The minister delegate also emphasised that one of the major files of the Romanian presidency of the EU Council is the 2021-2027 multiannual financial framework.


EU Affairs Minister to attend GAC meeting on Tuesday, Romanian Presidency’s priorities high on agenda


Minister Delegate for European Affairs George Ciamba will attend on Tuesday the meeting of the General Affairs Council (GAC), with Romania’s list of priorities while holding the helm of the EU Council topping the event’s agenda.

“Tomorrow I’ll attend the General Affairs Council meeting in Brussels chaired by Romania. This is also the first ministerial meeting chaired by our country. (…) The first topic will be the presentation of priorities, the second will be the multi-annual financial framework, a subject I suggest that we approach constantly. It will be on the agenda of all the meetings at my level. It will also be discussed at technical level, and we will prepare the ground for a political discussion at the time we consider it can garner consensus among the various institutional actors and the various member countries,” Ciamba emphasized.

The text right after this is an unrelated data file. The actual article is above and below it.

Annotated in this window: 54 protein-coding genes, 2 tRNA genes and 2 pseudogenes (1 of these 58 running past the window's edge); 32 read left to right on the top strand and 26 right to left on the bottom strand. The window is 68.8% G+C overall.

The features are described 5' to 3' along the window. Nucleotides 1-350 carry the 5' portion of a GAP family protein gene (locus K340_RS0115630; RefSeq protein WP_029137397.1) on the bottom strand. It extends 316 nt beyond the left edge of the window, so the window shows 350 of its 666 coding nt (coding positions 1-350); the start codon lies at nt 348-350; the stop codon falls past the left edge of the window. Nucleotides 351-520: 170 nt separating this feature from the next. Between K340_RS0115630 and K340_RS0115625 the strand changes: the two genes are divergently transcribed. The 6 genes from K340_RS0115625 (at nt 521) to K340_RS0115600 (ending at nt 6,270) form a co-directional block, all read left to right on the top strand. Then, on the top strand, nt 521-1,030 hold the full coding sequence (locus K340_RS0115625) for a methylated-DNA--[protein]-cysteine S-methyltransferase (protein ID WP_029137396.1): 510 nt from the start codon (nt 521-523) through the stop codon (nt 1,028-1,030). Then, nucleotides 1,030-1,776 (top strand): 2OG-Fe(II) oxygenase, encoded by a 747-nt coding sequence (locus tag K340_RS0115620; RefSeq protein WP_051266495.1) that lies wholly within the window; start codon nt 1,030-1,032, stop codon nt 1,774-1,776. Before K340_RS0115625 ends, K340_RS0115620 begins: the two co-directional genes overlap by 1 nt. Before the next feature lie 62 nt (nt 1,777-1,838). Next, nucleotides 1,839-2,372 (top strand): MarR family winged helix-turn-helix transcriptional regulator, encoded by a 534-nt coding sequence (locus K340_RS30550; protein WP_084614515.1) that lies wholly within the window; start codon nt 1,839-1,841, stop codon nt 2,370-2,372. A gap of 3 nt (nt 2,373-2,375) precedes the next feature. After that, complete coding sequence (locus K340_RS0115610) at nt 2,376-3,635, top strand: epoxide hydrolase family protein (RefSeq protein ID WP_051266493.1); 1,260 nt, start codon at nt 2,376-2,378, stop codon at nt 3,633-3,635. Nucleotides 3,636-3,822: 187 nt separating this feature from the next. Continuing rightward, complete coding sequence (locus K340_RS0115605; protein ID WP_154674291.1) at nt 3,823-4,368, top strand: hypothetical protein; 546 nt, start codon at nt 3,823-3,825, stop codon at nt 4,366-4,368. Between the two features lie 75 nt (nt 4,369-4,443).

The Minister Delegate for European Affairs said that one of the topics at the GAC meeting will be the combat of misinformation.

“To us, it is important to protect the European Parliament elections from any kind of outside interference and I think that a European debate on misinformation and cyber attacks is very important, for us to look at how this kind of action may disturb or sometimes even destabilize electoral processes, it is better to do it before than at the moment they occur,” added the Minister Delegate for European Affairs.

Photo: Agerpres